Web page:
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7 Dangerous Ransomware Families and How to Defend Against Them

Posted by the Illusive Networks team on Sep 12, 2016 8:00:00 AM

 ransomware_familiesThe subject of ransomware no longer needs an introduction. We recently looked ahead to the Advanced Ransomware Threats (ARTs) of the future, but it’s equally important to look at the topic at a lower level to understand the ransomware families that are threatening your organization.
There are many different ransomware families that attackers can use to encrypt valuable files, but these 7 have are responsible for the biggest, most recent cyberattacks.

7 of the Most Dangerous Ransomware Families 

At their very cores, all ransomware families operate in a similar fashion—attackers exploit a vulnerability to penetrate their target and use their script of choice to encrypt valuable files in the hopes of collecting a ransom to decrypt them.ransomware1

However, each individual ransomware family is created with slight variations that make it difficult (or impossible) for businesses to stay ahead of the malware curve.

These 7 families are particularly notable and have proven problematic for higher education, state/local government, hospitals and more:

  1. CryptXXX

    The latest version of the popular CryptXXX evades detection by masking itself as a dynamic-link library (DLL) for the CyberLink PowerDVD Cinema software for Windows machines. The ransomware encrypts targeted files using a combination of RSA and RC4 and compromises the Windows Startup folder to open a ransom note every time the machine boots up.

  2. CrypMIC

    This family emerged as a copycat of CryptXXX, sharing the same distribution channel (Neutrino exploit kit) and target entry point. However, CrypMIC uses AES-256 encryption to target 901 file types without autostart or persistence. Like CryptXXX, CrypMIC can challenge businesses by encrypting both local and networked drives from a single infected machine.

  3. Cerber

    Using a JSON configuration file, attackers can configure specific file extensions they wish to encrypt with Cerber’s AES encryption methods. The ransomware installs itself in a machine’s AppData folder, forces machines to boot in Safe Mode, and can encrypt any data found on unmapped Windows shares.

  4. Maktub Locker

    Like other ransomware families, Maktub is launched through spam campaigns and encrypts files using randomly generated extensions. Where Maktub is unique is in its ability to compress files. The faster ransomware can encrypt your files, the faster attackers can reap monetary returns. By compressing files as they’re encrypted, Maktub can speed up the process and get to monetization faster.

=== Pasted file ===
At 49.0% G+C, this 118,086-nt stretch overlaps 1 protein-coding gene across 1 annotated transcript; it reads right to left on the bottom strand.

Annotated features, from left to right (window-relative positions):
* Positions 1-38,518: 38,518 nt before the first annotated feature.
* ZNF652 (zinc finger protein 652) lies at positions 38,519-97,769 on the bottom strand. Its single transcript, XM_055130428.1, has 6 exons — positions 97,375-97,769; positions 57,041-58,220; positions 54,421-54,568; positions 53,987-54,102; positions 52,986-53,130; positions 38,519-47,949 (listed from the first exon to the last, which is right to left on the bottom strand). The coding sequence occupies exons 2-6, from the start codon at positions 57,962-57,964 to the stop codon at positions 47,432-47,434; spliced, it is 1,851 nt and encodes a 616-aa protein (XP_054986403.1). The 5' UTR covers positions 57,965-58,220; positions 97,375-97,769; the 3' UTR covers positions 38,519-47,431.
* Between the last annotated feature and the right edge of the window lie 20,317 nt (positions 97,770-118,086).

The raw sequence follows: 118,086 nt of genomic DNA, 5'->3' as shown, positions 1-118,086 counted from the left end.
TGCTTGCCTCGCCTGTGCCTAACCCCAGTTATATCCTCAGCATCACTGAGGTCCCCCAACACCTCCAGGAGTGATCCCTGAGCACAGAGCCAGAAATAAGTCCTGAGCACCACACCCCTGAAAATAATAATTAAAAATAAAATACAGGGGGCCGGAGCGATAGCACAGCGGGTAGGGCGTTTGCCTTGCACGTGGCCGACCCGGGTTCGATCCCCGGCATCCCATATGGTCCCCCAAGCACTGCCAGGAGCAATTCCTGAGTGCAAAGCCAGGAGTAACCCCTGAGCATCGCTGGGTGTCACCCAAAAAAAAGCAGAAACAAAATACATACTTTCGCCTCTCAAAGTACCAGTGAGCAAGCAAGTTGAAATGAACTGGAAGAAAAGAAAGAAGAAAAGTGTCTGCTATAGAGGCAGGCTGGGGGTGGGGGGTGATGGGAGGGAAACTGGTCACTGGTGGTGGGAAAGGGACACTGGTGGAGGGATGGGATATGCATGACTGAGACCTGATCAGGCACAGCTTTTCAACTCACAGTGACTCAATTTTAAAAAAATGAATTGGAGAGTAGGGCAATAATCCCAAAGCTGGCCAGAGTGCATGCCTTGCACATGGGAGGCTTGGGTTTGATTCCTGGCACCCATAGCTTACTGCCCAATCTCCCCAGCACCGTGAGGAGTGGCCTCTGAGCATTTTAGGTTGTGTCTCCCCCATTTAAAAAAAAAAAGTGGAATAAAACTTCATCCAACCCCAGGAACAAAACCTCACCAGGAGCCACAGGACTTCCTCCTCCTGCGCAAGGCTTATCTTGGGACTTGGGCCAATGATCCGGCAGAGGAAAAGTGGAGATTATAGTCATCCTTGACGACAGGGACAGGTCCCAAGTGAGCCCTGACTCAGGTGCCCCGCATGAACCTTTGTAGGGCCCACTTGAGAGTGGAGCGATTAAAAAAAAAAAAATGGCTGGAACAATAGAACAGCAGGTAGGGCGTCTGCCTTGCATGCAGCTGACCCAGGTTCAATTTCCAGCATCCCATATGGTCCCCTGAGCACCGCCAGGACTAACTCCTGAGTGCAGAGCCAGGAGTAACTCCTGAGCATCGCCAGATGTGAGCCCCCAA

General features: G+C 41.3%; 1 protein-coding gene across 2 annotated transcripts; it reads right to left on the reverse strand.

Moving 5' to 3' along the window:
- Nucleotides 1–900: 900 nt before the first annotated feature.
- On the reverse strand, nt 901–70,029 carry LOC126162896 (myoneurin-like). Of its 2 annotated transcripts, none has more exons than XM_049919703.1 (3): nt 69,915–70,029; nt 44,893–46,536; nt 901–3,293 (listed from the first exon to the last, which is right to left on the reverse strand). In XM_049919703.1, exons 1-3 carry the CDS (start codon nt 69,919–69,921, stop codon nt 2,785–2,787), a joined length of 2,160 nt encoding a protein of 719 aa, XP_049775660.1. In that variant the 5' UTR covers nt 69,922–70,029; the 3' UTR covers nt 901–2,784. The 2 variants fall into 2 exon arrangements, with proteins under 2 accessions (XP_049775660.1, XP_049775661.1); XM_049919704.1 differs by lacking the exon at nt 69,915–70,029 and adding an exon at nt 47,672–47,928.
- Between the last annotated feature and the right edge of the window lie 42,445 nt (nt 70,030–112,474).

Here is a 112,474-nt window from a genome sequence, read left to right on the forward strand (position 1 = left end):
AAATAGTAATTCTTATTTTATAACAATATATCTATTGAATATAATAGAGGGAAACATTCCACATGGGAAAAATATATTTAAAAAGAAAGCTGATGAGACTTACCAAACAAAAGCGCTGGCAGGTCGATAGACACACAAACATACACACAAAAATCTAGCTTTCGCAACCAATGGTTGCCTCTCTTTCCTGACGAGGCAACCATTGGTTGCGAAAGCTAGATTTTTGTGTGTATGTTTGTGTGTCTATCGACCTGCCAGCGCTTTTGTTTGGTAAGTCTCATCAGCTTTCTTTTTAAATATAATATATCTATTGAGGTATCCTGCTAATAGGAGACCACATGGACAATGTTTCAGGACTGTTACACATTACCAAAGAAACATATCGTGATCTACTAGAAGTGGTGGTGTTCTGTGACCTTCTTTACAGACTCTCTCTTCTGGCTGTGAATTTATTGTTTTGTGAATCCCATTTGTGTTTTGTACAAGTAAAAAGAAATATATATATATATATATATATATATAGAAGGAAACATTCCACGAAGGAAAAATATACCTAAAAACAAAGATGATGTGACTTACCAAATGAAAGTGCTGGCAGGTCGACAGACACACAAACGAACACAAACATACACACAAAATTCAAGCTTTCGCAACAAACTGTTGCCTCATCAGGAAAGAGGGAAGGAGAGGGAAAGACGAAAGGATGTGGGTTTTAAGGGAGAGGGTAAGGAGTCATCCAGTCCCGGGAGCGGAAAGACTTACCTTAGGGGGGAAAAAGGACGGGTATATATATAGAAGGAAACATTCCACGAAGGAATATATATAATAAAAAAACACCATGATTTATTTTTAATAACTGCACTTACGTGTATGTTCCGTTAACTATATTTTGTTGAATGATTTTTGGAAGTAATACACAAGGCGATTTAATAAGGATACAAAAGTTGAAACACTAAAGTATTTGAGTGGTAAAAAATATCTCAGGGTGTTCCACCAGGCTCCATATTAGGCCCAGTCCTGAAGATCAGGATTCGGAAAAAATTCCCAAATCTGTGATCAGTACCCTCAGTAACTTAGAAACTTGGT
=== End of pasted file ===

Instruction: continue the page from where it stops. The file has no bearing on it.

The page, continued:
5. TeslaCrypt

    TeslaCrypt is designed for mass distribution. It is a commodity malware platform that is sold to groups to distribute through spam campaigns, botnets, and exploit kits. The JavaScript file that contains the malware is especially adept at evading antivirus scanners, so it’s up to individual users to identify phishing campaigns that might put them (and their companies) at risk.

  6. Chimer

    While Chimera functions much the same as any other ransomware family (spam campaign delivery and targeted file encryption), it is differentiated by its demands. Chimera uses a blackmail technique called doxing in which it doesn’t just threaten to deny access to files until a ransom is paid—it threats to publish all encrypted documents publicly. This may not be a more dangerous threat to home users, but it is much more threatening to business targets.

  7. CryptFile2

    Mass spam campaigns have targeted government agencies and educational institutions with CryptFile2. Rather than employing attachments to launch the malware, these campaigns used malicious links to prompt a Microsoft Word document download which would enable macros and execute the ransomware payload.

All of these ransomware families have challenged ransomwarebusinesses across multiple industries to improve their cybersecurity practices. However, attackers have proven they can create new families at a much faster pace than security researchers can create decryption keys for them. 

 

< Guide: Learn How Ransomware Works & How to Stop Attacks >

As Attackers Iterate Ransomware Families, Turn to Attacker-Based Defense

If you look into any of the ransomware families we’ve mentioned, you’ll notice that some of them are currently on their second or third version—or you’ll notice that some of them are merely spinoffs of other popular ransomware scripts. The second researchers create a decryption key to help companies mitigate ransomware damages, attackers tweak the scripts slightly to maintain their leverage.

To keep these iterative ransomware changes from taking your company hostage, you need a more proactive defense that targets ransomware activity as opposed to blocking specific ransomware families.

Ransoms may be relatively small today, but as ARTs come into play they will increase exponentially. If you want to learn how the illusive networks® Advanced Ransomware Guard™ can help you turn the tables on ransomware attacks, contact us today for a free demo.

< Guide: Learn How Ransomware Works & How to Stop Attacks >

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Topics: Ransomware, ransomware families, ransomware defense

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